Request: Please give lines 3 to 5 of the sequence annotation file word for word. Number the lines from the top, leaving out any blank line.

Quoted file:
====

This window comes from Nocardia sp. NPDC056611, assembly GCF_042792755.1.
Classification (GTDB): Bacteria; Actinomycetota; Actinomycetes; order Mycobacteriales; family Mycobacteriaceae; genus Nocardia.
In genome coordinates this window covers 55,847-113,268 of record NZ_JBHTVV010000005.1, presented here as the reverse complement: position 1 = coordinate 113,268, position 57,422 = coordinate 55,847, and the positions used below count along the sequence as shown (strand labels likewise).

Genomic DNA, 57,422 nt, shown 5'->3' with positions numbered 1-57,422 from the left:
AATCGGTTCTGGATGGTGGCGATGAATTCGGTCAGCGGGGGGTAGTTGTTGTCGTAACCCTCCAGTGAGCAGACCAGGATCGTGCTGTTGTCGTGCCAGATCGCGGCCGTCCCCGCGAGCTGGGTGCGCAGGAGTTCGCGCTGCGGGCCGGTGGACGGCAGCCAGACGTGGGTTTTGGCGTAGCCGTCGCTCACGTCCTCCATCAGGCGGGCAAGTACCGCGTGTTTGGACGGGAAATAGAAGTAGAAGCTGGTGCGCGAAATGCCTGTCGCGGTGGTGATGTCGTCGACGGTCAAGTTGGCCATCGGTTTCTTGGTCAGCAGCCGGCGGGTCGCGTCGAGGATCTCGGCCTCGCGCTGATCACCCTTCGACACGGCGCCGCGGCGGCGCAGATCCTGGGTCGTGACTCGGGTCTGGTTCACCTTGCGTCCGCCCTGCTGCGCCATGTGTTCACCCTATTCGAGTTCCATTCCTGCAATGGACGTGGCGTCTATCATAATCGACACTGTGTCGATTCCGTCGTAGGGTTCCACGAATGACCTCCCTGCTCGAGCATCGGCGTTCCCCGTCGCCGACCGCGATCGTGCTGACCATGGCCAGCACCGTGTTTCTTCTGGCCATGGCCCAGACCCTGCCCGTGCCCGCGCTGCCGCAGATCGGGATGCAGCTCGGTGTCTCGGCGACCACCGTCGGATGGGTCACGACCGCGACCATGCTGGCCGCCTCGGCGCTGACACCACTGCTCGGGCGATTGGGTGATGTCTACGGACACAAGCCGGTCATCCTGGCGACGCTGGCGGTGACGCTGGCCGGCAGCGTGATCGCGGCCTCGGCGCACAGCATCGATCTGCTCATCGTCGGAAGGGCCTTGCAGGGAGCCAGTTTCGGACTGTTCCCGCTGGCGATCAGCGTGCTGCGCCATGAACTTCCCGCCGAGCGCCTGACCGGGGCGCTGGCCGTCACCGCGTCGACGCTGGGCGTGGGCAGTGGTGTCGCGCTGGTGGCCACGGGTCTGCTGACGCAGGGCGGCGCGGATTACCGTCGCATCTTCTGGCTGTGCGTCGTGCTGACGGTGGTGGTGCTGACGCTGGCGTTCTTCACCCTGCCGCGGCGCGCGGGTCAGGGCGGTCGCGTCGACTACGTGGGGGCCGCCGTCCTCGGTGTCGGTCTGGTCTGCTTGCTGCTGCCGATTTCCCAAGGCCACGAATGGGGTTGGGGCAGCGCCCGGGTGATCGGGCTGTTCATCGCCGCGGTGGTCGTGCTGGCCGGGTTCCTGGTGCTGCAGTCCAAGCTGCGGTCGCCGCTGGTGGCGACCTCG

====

In genome coordinates this window covers 55,847-113,268 of record NZ_JBHTVV010000005.1, presented here as the reverse complement: position 1 = coordinate 113,268, position 57,422 = coordinate 55,847, and the positions used below count along the sequence as shown (strand labels likewise).

Genomic DNA, 57,422 nt, shown 5'->3' with positions numbered 1-57,422 from the left:
AATCGGTTCTGGATGGTGGCGATGAATTCGGTCAGCGGGGGGTAGTTGTTGTCGTAACCCTCCAGTGAGCAGACCAGGATCGTGCTGTTGTCGTGCCAGATCGCGGCCGTCCCCGCGAGCTGGGTGCGCAGGAGTTCGCGCTGCGGGCCGGTGGACGGCAGCCAGACGTGGGTTTTGGCGTAGCCGTCGCTCACGTCCTCCATCAGGCGGGCAAGTACCGCGTGTTTGGACGGGAAATAGAAGTAGAAGCTGGTGCGCGAAATGCCTGTCGCGGTGGTGATGTCGTCGACGGTCAAGTTGGCCATCGGTTTCTTGGTCAGCAGCCGGCGGGTCGCGTCGAGGATCTCGGCCTCGCGCTGATCACCCTTCGACACGGCGCCGCGGCGGCGCAGATCCTGGGTCGTGACTCGGGTCTGGTTCACCTTGCGTCCGCCCTGCTGCGCCATGTGTTCACCCTATTCGAGTTCCATTCCTGCAATGGACGTGGCGTCTATCATAATCGACACTGTGTCGATTCCGTCGTAGGGTTCCACGAATGACCTCCCTGCTCGAGCATCGGCGTTCCCCGTCGCCGACCGCGATCGTGCTGACCATGGCCAGCACCGTGTTTCTTCTGGCCATGGCCCAGACCCTGCCCGTGCCCGCGCTGCCGCAGATCGGGATGCAGCTCGGTGTCTCGGCGACCACCGTCGGATGGGTCACGACCGCGACCATGCTGGCCGCCTCGGCGCTGACACCACTGCTCGGGCGATTGGGTGATGTCTACGGACACAAGCCGGTCATCCTGGCGACGCTGGCGGTGACGCTGGCCGGCAGCGTGATCGCGGCCTCGGCGCACAGCATCGATCTGCTCATCGTCGGAAGGGCCTTGCAGGGAGCCAGTTTCGGACTGTTCCCGCTGGCGATCAGCGTGCTGCGCCATGAACTTCCCGCCGAGCGCCTGACCGGGGCGCTGGCCGTCACCGCGTCGACGCTGGGCGTGGGCAGTGGTGTCGCGCTGGTGGCCACGGGTCTGCTGACGCAGGGCGGCGCGGATTACCGTCGCATCTTCTGGCTGTGCGTCGTGCTGACGGTGGTGGTGCTGACGCTGGCGTTCTTCACCCTGCCGCGGCGCGCGGGTCAGGGCGGTCGCGTCGACTACGTGGGGGCCGCCGTCCTCGGTGTCGGTCTGGTCTGCTTGCTGCTGCCGATTTCCCAAGGCCACGAATGGGGTTGGGGCAGCGCCCGGGTGATCGGGCTGTTCATCGCCGCGGTGGTCGTGCTGGCCGGGTTCCTGGTGCTGCAGTCCAAGCTGCGGTCGCCGCTGGTGGCGACCTCG